Yes, It's Possible to Overcomplicate Your Skin-Care Routine

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Yes, It's Possible to Overcomplicate Your Skin-Care Routine

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I never cared about my skin-care routine until I started interning at various fashion magazines in college. Every month, it seemed like a new, must-have product would hit the market and shortly thereafter make its way to our beauty closet. It was 2015, which meant #Skintok and #BeautyTok didn't exist yet.

My fellow staff members would rave about these products and write complimentary reviews of their findings to convince millions of readers to buy them. As a reader myself who had first-hand access to these beauty items, I found myself trying all of the free samples and buying anything that promised glowing skin and long-lasting wear.

I thought the skin-care market was oversaturated back then. But I didn't know what hit me when influencers began touting products on TikTok that go viral overnight. Instead of discovering a new "it" skin-care product every month, viewers are discovering a new one every week. Not to mention, there are so many celebrity beauty brands coming on the scene, too. At this point, are we just overcomplicating our routines?

New Jersey-based board-certified dermatologist Loren Franco, MD, says the potential to buy and use more products than you actually need can be attributed to the rise of social media for over a decade. "Everyone, from influencers to celebrities to your next-door neighbor, is promoting some sort of skin-care product," she explains. "The more you see and hear their 'testimonials,' the more you think you need it. Unrealistic claims lead to unrealistic expectations."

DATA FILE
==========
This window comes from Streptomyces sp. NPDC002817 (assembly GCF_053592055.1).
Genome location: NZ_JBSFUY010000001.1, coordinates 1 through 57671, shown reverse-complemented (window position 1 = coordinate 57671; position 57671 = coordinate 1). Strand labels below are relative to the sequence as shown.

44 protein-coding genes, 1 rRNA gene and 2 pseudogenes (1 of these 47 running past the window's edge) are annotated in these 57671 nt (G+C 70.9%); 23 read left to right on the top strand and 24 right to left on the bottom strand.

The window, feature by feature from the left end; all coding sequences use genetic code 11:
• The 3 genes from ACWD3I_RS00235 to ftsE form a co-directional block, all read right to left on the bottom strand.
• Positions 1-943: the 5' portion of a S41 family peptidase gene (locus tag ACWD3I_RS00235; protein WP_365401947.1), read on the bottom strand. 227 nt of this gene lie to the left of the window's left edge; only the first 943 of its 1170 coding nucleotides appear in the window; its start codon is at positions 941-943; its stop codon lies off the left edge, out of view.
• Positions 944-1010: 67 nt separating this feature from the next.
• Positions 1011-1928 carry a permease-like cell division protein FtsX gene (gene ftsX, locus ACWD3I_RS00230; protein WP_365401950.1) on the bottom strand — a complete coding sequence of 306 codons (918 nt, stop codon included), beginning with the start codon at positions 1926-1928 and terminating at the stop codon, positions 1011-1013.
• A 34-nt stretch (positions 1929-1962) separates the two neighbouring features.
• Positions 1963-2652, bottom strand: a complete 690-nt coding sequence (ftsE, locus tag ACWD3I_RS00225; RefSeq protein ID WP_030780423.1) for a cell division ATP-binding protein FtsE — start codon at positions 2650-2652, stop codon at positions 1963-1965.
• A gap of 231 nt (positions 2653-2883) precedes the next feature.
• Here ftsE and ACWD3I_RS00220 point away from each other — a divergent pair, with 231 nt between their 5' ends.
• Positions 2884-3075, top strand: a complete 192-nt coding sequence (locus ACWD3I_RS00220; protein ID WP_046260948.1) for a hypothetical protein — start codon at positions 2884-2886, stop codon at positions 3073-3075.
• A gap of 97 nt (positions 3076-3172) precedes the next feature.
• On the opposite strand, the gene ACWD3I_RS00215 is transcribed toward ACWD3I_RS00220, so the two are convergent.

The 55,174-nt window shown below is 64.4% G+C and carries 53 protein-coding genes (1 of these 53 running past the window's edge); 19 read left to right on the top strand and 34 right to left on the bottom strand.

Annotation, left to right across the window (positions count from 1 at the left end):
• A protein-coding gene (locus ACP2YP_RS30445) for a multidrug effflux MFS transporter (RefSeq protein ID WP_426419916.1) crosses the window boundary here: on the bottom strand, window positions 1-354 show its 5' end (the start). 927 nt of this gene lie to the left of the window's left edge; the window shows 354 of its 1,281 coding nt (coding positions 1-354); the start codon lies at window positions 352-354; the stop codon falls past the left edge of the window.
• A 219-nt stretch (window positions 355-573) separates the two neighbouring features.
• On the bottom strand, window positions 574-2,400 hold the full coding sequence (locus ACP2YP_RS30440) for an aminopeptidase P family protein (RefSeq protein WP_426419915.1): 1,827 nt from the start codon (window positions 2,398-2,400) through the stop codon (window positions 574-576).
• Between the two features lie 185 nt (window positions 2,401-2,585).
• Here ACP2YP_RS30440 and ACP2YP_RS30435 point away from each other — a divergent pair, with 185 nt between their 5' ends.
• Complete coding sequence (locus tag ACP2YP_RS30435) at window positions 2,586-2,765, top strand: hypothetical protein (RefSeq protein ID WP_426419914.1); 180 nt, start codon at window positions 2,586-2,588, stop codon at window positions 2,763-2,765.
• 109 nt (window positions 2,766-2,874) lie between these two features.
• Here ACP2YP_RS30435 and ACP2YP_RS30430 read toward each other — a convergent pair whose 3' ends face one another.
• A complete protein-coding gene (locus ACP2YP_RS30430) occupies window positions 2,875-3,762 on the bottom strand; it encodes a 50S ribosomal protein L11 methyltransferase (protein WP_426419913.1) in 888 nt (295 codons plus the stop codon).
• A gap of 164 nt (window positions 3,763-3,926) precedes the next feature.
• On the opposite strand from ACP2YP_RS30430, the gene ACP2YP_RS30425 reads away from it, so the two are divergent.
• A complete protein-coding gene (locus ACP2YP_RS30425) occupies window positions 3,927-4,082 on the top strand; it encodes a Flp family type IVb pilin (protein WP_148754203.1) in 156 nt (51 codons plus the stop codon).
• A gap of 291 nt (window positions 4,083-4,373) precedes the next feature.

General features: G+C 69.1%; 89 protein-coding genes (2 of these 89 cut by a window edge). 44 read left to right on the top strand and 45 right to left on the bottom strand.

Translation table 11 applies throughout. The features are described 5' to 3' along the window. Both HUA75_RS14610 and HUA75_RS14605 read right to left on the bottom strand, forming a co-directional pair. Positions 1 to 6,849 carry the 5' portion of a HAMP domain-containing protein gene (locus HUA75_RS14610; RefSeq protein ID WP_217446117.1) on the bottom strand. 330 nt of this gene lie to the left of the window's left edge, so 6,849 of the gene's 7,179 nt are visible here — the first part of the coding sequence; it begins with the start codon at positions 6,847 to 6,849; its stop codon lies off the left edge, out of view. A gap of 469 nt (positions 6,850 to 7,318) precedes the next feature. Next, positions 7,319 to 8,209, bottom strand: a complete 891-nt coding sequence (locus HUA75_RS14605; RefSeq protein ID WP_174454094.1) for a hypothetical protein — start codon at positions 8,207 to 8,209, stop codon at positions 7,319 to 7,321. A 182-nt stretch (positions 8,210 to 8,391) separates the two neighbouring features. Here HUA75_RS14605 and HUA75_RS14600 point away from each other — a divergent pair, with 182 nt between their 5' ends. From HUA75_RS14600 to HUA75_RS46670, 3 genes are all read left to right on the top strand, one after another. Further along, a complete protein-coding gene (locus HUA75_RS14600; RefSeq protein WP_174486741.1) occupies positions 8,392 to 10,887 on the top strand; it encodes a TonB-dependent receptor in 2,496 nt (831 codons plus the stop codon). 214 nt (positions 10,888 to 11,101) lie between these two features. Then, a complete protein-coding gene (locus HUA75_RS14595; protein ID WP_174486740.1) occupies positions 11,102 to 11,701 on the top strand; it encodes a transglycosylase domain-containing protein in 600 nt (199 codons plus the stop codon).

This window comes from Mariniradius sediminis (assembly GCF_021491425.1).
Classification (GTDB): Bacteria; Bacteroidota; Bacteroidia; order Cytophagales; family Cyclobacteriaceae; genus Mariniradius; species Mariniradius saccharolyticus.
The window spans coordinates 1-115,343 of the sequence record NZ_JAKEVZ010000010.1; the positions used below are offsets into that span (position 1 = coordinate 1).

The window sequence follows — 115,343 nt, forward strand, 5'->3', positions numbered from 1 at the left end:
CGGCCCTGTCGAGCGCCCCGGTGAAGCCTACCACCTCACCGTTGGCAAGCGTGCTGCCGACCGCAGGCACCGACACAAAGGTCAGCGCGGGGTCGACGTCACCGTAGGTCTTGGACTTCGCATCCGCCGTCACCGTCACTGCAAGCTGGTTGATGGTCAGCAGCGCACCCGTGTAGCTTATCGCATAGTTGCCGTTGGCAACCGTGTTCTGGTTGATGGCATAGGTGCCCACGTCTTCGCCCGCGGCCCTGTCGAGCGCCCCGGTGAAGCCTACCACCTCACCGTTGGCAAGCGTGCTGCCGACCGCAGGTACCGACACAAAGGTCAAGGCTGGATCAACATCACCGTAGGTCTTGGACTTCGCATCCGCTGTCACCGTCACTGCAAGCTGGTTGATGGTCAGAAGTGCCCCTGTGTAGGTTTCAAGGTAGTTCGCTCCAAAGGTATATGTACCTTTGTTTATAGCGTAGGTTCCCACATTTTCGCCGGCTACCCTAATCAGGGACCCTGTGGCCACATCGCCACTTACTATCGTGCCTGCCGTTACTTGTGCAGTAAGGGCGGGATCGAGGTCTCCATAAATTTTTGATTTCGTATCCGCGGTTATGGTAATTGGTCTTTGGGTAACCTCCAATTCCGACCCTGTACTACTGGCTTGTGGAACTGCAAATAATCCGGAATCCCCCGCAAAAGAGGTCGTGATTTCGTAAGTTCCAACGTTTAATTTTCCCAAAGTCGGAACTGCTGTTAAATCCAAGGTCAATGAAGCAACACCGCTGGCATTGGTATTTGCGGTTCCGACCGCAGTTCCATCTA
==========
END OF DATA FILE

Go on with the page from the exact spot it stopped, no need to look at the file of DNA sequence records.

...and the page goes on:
Recently, there's been a shift in the skin-care conversation on social media, with some influencers saying they've seen positive results from paring back their routines. With my fashion closet days behind me, I've also committed to taking a simpler approach to my routine and noticed my skin seems happier for it.

According to New York-based board-certified dermatologist Usma Syed, MD, 95 percent of the truly scientific tips you should know as a consumer can fit into one Twitter thread. "All Instagram/YouTube/TikTok skin-care education videos just repackage a few core principles with different dances/ brand names. Let me prove it," he tweeted in January.

Dr. Syed went on to list eight different rules which include the importance of using moisturizer, SPF, retinoids, and active ingredients. Additionally, he advised people not to use too many active ingredients at the same time — because less is more. As people try many different social-media-recommended products at once, over-exfoliation can be an issue. "AND THAT'S IT. Now you can unsubscribe from every skin-care TikTok/YouTube channel," he concluded.